An awful byproduct of this culture of consuming carnage is that the kinds of violent gun tragedies people are experiencing all across the U.S. are being spotlighted in hip-hop and used as excuses to criminalize and pathologize certain people and the music they enjoy, the art they create, the neighborhoods they live in or the places they grew up.

Another heartbreaking consequence is that some rappers only gain wide popularity and realize financial success after they've died. Deceased rappers are an unfortunately abundant commodity. Juice WRLD and Pop Smoke are prime examples: They both sold four to five times as much music after their deaths than when they were alive.

Along with being alarmed by these tragedies, it's important to examine the conditions that affect mortality and attempt to get to the actual causes rather than scapegoating a musical form.

Deadly diseases

While violence brings about headlines, guns are not the only cause for concern. Diseases – many of them preventable – are also a factor.

Heart disease, lung disease, cancer, diabetes, strokes and renal disease are among the top 10 causes of death among Black men and Hispanic men, according to the Centers for Disease Control and Prevention. It makes sense that these causes also prominently figure in the deaths of hip-hop artists.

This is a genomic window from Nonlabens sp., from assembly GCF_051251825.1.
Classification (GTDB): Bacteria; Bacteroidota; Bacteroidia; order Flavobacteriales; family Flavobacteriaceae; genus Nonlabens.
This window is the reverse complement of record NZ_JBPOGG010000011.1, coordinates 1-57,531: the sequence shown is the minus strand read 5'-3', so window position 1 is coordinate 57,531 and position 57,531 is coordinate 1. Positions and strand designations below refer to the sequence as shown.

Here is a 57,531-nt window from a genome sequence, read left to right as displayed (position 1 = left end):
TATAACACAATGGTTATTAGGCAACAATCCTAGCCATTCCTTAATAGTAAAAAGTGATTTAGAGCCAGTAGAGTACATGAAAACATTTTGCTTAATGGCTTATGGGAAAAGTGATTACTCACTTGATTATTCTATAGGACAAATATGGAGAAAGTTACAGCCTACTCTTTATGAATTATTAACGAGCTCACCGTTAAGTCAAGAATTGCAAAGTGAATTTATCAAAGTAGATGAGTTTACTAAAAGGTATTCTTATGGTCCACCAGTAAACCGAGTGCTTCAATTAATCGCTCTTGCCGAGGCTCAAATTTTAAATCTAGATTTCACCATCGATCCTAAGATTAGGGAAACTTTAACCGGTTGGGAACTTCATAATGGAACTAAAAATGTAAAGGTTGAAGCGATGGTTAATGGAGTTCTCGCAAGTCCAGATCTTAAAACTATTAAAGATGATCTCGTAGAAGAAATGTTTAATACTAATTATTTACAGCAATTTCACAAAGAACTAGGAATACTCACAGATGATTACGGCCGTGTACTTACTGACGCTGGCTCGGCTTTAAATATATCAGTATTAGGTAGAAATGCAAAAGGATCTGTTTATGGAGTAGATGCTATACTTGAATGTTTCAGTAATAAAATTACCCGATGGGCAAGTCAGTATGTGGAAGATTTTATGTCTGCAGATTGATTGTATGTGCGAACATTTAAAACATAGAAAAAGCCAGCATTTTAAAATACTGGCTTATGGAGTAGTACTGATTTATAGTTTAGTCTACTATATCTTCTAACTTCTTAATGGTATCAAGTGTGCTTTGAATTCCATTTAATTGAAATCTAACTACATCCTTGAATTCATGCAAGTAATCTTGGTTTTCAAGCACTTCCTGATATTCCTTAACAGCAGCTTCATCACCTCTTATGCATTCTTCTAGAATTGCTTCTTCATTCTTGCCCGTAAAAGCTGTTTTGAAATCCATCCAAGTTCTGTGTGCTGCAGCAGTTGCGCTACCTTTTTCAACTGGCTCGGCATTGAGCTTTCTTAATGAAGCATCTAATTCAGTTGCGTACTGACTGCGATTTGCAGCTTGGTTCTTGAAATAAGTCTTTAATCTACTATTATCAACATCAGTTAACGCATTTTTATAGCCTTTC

Gone before retirement

Rapper and producer J-Dilla (32), rappers Big Moe (33), Black the Ripper (32) from the U.K., Lord Infamous (40), KMG the Illustrator (43) from Above the Law, DMX (50), Big T (52), Tweedy Bird Loc (52), Black Rob (52) and Big Pun (28) all died from heart attacks. Heavy D (44) experienced a pulmonary embolism that led to his death. Prince Markie Dee (52) of the Fat Boys passed away from congestive heart failure. Craig Mack (47) died from heart failure. And Brax (21) died from cardiac arrhythmia.